24. I am reading these comments and wonder seriously if I have swallowed something and am living in a totally different downtown. First, I spent many days and nights at Occupy City Hall. Up until the budget decision that entire community was peaceful and actually pretty impressive. I was disappointed that the media only covered it from a distance–literally–a few photos from afar, which was so disappointing. They had food donated from local restaurants and were feeding anyone who needed to eat, they had a free bodega with donated items, a medical center, library, art station etc. It was organized, non-violent and more civil than the “dog eat dog” world of the outside world. The graffiti certainly picked up after the original protestors left. And I suspect, this was the sort of movement that the old timers in the neighborhood might have been more familiar with.
    We have been eating and drinking at Tribeca and Soho establishments for the past few weeks, always waking there and back and we do not feel unsafe. Is crime really spiking down here or are people grabbing onto the Post’s Murdochesque headlines? Summer is always quieter down here as second home owners flee for the summer. And more businesses are shuttered so streets are quieter,and I anticipate this will intensify. Dining al fresco has been so pleasant and I hope NYC will opt to have tables in the streets every summer. Subways seem safe and clean. We have seen a few more homeless people, but not some “invasion.”Our kids are still out and about–no adjustment in how or where they travel. Am I living in another world????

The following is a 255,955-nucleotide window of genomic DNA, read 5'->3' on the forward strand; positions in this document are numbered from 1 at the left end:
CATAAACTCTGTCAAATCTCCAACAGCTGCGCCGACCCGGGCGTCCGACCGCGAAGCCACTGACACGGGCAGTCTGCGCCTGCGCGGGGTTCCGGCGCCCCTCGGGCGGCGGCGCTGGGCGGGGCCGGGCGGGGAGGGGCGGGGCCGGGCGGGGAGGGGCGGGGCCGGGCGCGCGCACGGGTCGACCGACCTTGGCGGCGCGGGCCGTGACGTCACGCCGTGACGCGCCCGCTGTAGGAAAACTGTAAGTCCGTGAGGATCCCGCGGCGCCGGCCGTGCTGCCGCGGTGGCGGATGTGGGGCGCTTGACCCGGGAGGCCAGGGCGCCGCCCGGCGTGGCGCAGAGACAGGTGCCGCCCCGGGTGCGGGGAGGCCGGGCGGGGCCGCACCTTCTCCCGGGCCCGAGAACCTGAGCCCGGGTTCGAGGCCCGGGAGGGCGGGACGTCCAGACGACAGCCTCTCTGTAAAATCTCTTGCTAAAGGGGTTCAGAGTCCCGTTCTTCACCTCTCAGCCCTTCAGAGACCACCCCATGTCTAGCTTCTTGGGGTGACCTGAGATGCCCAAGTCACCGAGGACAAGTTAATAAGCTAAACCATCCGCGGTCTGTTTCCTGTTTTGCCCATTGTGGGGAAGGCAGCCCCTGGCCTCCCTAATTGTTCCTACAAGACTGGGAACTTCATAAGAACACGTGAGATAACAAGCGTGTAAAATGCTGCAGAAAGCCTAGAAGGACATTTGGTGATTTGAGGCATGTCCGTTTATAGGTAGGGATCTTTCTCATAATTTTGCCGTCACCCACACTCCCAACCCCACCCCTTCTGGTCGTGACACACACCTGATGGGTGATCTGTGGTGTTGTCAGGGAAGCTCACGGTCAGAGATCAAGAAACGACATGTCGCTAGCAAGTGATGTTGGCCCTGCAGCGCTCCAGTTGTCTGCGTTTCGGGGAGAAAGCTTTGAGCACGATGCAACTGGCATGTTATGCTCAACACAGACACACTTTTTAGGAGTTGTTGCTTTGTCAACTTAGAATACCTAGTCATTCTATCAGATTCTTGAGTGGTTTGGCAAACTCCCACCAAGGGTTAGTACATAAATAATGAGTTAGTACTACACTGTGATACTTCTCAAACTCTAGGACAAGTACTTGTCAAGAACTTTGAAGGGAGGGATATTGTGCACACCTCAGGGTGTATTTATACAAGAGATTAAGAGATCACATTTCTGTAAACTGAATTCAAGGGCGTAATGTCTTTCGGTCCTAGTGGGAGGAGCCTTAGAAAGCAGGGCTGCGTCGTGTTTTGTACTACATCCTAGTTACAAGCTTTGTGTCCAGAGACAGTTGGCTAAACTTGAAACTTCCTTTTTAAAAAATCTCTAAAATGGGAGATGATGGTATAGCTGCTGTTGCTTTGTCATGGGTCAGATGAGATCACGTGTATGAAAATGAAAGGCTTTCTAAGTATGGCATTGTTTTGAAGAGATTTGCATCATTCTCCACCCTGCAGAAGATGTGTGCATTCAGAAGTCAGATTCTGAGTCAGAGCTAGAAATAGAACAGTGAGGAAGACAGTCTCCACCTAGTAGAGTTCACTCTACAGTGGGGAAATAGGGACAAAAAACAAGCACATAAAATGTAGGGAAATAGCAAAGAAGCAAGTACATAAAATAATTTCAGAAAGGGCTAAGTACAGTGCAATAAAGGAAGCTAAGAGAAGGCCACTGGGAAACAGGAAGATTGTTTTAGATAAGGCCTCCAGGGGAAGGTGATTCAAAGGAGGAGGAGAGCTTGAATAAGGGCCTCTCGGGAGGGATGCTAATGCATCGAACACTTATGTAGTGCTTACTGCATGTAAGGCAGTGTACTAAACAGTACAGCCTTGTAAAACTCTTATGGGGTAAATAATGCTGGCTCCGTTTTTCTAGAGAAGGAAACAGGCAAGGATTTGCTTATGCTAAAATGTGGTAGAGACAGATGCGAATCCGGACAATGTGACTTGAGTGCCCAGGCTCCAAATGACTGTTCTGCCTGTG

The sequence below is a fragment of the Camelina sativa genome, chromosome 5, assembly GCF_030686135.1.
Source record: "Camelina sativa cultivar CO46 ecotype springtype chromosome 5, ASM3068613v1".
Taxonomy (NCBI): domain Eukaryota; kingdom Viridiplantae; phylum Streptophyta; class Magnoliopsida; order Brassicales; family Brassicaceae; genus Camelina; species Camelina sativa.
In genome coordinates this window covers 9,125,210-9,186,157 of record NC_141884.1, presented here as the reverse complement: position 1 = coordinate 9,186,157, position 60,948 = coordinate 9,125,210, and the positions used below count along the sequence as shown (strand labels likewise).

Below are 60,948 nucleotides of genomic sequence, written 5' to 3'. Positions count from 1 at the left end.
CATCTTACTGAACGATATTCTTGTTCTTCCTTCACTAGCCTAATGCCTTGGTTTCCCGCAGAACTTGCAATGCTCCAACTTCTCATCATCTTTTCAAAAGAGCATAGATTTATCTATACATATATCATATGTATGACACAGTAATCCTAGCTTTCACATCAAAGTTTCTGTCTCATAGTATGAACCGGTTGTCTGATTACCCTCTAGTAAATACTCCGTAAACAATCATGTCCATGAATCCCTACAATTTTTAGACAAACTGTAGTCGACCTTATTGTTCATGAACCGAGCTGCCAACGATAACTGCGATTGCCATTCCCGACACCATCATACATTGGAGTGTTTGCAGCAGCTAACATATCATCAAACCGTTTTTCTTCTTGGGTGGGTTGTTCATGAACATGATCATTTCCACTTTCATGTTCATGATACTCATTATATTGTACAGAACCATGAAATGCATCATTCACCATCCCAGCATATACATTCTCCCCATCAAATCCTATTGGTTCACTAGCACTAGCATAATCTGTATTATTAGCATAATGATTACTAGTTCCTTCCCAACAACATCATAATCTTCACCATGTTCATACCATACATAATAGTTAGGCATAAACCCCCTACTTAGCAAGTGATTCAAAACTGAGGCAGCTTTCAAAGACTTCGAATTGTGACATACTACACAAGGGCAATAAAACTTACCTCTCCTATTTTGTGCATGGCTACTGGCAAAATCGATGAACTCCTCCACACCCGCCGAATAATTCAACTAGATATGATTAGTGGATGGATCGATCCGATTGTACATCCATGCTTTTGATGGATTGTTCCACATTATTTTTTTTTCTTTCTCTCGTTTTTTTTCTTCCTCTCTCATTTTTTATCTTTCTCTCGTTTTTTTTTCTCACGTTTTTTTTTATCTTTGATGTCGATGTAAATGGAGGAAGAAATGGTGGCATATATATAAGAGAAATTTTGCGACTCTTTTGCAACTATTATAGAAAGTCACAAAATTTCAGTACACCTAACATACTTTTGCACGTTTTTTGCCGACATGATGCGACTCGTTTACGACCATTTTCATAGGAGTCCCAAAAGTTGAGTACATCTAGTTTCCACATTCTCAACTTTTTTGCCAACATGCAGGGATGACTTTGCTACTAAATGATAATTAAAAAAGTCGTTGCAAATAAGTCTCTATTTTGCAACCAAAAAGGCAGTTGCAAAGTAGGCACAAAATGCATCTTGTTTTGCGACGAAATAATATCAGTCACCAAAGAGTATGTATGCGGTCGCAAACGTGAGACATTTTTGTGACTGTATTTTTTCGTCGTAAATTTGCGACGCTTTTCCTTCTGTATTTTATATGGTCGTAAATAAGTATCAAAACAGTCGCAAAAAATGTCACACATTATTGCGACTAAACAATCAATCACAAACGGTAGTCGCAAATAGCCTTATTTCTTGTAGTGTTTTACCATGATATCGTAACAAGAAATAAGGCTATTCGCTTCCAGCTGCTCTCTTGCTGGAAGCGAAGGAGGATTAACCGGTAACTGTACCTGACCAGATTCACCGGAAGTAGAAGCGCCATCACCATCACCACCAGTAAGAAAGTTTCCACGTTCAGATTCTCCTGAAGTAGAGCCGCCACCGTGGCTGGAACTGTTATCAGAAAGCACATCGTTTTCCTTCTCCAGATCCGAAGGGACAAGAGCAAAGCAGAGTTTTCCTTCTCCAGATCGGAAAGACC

• “Is crime really spiking down here or are people grabbing onto the Post’s Murdochesque headlines?”
      Now that’s funny. Unfortunately it is true, crime really is spiking. Perhaps when you have time you can read some of these articles:

      City of bullets: Shootings across NYC surge by 177% in July 2020, NYPD reports –amNY

      The Wave of Gun Violence in N.Y.C. –NY Times

      What’s Fueling New York City’s Rise in Violent Crime? There Are Several Theories –WSJ

      New York City Shootings Are Up 277 Percent From This Time Last Year –Newsweek

    • You’re seeing what you want to see because it fits your narrative. There was plenty of news coverage from up close and some of those reporters were attacked. Do you really have to ask why people didn’t like seeing the litter, tarps, graffiti, drug use, hostility and violence at city hall? You really can’t see it?
      You are indeed living in another world.

      • Deblahhhsio–

        Haha–I don’t need someone to go in and “report” on Occupy City Hall so I can see what “others” in my neighborhood are doing. If you already believe those “others” were out to undermine your safety and well being, just the graffiti would have given you all the “evidence” you needed to validate that narrative.